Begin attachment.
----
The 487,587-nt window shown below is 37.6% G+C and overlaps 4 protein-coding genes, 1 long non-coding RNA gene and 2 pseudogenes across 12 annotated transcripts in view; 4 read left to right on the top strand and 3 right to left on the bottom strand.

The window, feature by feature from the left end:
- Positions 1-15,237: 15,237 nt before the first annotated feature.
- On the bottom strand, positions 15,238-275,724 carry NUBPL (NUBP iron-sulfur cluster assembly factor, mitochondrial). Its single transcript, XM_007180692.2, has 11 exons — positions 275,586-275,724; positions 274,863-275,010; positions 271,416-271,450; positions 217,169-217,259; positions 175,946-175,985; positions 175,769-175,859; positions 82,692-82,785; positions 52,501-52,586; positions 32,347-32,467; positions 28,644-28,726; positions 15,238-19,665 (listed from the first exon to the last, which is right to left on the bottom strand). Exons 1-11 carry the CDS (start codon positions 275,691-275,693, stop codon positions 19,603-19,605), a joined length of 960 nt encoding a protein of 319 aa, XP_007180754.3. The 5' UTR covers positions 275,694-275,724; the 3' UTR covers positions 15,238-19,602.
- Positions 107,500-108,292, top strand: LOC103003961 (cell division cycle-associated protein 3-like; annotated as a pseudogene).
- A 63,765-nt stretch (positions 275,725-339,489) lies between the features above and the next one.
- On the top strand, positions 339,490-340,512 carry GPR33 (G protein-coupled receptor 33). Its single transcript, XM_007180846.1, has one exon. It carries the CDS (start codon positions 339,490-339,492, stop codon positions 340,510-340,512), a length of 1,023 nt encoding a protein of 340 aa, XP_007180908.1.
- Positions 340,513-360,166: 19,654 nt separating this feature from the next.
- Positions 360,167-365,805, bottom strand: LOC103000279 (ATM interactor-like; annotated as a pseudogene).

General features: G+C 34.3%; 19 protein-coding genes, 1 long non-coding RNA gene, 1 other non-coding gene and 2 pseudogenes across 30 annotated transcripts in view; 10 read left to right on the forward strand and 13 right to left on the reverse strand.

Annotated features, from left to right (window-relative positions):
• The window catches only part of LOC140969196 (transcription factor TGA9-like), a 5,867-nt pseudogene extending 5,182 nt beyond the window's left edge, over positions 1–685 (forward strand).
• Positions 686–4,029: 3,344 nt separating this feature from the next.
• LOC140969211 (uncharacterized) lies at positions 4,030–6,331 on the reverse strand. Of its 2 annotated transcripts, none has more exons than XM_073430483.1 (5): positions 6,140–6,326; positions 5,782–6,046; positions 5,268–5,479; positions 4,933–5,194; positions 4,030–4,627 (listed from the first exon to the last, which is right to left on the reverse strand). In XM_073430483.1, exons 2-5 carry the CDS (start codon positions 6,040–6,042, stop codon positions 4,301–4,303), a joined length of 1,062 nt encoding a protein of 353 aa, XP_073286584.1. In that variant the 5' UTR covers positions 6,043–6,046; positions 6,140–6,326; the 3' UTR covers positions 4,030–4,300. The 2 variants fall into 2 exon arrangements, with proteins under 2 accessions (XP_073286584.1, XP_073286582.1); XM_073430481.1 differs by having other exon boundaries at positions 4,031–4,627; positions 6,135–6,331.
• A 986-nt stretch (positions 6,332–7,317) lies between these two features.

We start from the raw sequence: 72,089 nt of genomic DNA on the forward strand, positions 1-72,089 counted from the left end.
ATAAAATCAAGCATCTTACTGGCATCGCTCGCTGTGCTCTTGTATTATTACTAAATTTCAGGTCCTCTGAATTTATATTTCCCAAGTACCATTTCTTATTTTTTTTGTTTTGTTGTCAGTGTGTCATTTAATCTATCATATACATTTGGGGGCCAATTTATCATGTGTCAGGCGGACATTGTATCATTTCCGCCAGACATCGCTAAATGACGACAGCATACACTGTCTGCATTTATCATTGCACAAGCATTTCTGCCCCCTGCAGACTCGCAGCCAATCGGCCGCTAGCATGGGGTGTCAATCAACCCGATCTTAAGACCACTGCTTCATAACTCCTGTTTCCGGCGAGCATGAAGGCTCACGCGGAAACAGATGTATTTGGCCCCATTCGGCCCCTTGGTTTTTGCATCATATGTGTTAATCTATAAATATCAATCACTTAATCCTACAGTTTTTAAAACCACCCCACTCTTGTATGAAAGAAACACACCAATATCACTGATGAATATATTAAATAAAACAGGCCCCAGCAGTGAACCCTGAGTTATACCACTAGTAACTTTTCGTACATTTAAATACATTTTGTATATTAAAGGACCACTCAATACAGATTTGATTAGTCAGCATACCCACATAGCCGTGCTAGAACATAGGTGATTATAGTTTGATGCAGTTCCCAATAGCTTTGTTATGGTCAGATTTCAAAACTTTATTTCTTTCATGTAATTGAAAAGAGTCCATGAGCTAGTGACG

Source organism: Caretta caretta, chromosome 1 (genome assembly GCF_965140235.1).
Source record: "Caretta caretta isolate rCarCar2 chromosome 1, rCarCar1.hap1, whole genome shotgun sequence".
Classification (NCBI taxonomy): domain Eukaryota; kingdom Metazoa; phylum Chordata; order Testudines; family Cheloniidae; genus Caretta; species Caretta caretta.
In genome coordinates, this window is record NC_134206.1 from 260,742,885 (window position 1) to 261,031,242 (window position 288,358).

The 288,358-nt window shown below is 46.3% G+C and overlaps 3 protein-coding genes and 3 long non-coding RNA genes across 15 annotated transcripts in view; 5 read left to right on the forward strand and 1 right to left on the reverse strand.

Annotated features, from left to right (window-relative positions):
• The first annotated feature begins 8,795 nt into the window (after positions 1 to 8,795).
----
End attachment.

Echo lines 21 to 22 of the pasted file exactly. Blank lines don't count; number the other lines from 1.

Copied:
In genome coordinates, this window is record NC_134206.1 from 260,742,885 (window position 1) to 261,031,242 (window position 288,358).

The 288,358-nt window shown below is 46.3% G+C and overlaps 3 protein-coding genes and 3 long non-coding RNA genes across 15 annotated transcripts in view; 5 read left to right on the forward strand and 1 right to left on the reverse strand.